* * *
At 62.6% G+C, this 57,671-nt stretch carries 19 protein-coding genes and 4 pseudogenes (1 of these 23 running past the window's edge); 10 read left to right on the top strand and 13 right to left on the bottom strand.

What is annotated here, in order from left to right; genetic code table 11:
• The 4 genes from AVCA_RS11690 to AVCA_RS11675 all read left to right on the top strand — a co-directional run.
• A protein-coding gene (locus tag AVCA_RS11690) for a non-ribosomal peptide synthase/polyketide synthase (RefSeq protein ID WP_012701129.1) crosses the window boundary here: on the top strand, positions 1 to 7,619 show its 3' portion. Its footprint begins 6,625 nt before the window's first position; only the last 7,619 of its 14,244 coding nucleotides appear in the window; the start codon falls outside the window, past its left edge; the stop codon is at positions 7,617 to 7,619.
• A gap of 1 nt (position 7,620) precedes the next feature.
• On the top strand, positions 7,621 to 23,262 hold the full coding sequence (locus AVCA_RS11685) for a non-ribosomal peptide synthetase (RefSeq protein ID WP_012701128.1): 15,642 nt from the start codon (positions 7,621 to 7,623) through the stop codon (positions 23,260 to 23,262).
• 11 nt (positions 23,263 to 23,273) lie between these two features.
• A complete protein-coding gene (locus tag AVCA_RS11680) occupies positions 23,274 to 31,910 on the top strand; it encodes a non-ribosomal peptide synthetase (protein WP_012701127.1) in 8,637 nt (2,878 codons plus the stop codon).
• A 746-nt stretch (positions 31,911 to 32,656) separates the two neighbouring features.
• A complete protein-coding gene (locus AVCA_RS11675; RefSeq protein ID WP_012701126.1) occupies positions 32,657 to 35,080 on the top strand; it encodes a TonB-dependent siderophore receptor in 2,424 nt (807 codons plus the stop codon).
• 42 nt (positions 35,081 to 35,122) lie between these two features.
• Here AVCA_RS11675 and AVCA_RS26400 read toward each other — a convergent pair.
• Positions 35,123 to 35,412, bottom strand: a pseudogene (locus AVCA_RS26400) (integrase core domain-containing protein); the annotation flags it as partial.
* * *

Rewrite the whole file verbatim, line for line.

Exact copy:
At 62.6% G+C, this 57,671-nt stretch carries 19 protein-coding genes and 4 pseudogenes (1 of these 23 running past the window's edge); 10 read left to right on the top strand and 13 right to left on the bottom strand.

What is annotated here, in order from left to right; genetic code table 11:
• The 4 genes from AVCA_RS11690 to AVCA_RS11675 all read left to right on the top strand — a co-directional run.
• A protein-coding gene (locus tag AVCA_RS11690) for a non-ribosomal peptide synthase/polyketide synthase (RefSeq protein ID WP_012701129.1) crosses the window boundary here: on the top strand, positions 1 to 7,619 show its 3' portion. Its footprint begins 6,625 nt before the window's first position; only the last 7,619 of its 14,244 coding nucleotides appear in the window; the start codon falls outside the window, past its left edge; the stop codon is at positions 7,617 to 7,619.
• A gap of 1 nt (position 7,620) precedes the next feature.
• On the top strand, positions 7,621 to 23,262 hold the full coding sequence (locus AVCA_RS11685) for a non-ribosomal peptide synthetase (RefSeq protein ID WP_012701128.1): 15,642 nt from the start codon (positions 7,621 to 7,623) through the stop codon (positions 23,260 to 23,262).
• 11 nt (positions 23,263 to 23,273) lie between these two features.
• A complete protein-coding gene (locus tag AVCA_RS11680) occupies positions 23,274 to 31,910 on the top strand; it encodes a non-ribosomal peptide synthetase (protein WP_012701127.1) in 8,637 nt (2,878 codons plus the stop codon).
• A 746-nt stretch (positions 31,911 to 32,656) separates the two neighbouring features.
• A complete protein-coding gene (locus AVCA_RS11675; RefSeq protein ID WP_012701126.1) occupies positions 32,657 to 35,080 on the top strand; it encodes a TonB-dependent siderophore receptor in 2,424 nt (807 codons plus the stop codon).
• 42 nt (positions 35,081 to 35,122) lie between these two features.
• Here AVCA_RS11675 and AVCA_RS26400 read toward each other — a convergent pair.
• Positions 35,123 to 35,412, bottom strand: a pseudogene (locus AVCA_RS26400) (integrase core domain-containing protein); the annotation flags it as partial.